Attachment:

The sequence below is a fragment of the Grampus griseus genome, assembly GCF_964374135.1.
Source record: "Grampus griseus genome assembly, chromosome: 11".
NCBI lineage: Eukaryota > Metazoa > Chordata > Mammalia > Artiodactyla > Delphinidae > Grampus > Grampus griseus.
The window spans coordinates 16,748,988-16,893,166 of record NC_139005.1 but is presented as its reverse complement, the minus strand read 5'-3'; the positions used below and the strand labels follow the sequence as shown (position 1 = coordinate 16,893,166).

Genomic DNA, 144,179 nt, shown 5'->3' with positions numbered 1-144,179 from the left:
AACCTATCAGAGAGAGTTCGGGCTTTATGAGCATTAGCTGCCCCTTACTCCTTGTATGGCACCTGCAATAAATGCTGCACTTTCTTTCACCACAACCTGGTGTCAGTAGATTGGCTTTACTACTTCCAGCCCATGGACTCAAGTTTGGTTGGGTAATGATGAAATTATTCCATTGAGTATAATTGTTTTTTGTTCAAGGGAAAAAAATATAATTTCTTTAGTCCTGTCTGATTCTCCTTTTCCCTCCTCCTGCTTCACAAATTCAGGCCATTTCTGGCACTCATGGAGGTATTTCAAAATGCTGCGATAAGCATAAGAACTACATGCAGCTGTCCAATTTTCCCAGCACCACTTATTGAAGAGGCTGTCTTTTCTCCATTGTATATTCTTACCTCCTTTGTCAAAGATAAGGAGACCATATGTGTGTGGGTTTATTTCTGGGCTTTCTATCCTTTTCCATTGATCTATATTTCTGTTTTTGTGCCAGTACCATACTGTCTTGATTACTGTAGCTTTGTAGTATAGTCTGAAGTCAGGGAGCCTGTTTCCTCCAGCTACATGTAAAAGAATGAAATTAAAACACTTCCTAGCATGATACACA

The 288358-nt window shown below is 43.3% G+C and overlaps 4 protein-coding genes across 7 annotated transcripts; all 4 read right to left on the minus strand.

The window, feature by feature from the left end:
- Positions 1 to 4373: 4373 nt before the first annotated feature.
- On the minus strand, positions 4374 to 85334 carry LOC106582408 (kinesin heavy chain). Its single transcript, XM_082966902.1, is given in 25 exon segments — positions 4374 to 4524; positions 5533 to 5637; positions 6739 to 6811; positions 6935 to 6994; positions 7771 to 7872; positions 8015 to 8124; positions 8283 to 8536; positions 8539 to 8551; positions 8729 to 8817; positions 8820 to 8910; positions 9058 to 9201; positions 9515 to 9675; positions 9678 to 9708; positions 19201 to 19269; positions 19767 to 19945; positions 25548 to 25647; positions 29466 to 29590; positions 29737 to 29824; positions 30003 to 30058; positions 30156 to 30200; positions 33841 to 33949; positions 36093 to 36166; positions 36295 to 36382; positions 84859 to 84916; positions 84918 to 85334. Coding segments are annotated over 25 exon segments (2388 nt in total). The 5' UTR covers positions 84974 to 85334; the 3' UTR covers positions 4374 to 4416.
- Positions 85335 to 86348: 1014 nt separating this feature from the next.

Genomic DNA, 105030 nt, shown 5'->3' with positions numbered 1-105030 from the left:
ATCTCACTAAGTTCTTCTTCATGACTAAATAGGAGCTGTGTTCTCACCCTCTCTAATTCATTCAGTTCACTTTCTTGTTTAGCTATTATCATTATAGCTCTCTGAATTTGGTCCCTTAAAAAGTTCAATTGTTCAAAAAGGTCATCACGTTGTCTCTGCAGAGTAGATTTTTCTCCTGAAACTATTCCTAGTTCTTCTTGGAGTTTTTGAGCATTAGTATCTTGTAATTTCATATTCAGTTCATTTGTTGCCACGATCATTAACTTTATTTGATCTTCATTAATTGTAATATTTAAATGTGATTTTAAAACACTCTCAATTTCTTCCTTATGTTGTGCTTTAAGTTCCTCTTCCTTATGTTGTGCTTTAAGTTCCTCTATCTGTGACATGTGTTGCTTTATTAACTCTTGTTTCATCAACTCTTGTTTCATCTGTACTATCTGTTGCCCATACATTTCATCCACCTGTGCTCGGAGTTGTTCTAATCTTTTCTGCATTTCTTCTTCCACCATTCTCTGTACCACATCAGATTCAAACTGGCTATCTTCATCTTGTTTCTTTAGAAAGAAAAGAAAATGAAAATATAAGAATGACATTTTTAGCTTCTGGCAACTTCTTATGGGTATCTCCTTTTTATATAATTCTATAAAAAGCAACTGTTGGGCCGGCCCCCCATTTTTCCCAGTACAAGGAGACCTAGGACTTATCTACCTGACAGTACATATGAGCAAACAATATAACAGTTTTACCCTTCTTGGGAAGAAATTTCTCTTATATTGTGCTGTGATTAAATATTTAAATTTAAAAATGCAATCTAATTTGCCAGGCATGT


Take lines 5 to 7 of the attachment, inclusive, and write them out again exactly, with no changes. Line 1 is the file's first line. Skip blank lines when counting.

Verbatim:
Genomic DNA, 144,179 nt, shown 5'->3' with positions numbered 1-144,179 from the left:
AACCTATCAGAGAGAGTTCGGGCTTTATGAGCATTAGCTGCCCCTTACTCCTTGTATGGCACCTGCAATAAATGCTGCACTTTCTTTCACCACAACCTGGTGTCAGTAGATTGGCTTTACTACTTCCAGCCCATGGACTCAAGTTTGGTTGGGTAATGATGAAATTATTCCATTGAGTATAATTGTTTTTTGTTCAAGGGAAAAAAATATAATTTCTTTAGTCCTGTCTGATTCTCCTTTTCCCTCCTCCTGCTTCACAAATTCAGGCCATTTCTGGCACTCATGGAGGTATTTCAAAATGCTGCGATAAGCATAAGAACTACATGCAGCTGTCCAATTTTCCCAGCACCACTTATTGAAGAGGCTGTCTTTTCTCCATTGTATATTCTTACCTCCTTTGTCAAAGATAAGGAGACCATATGTGTGTGGGTTTATTTCTGGGCTTTCTATCCTTTTCCATTGATCTATATTTCTGTTTTTGTGCCAGTACCATACTGTCTTGATTACTGTAGCTTTGTAGTATAGTCTGAAGTCAGGGAGCCTGTTTCCTCCAGCTACATGTAAAAGAATGAAATTAAAACACTTCCTAGCATGATACACA

The 288358-nt window shown below is 43.3% G+C and overlaps 4 protein-coding genes across 7 annotated transcripts; all 4 read right to left on the minus strand.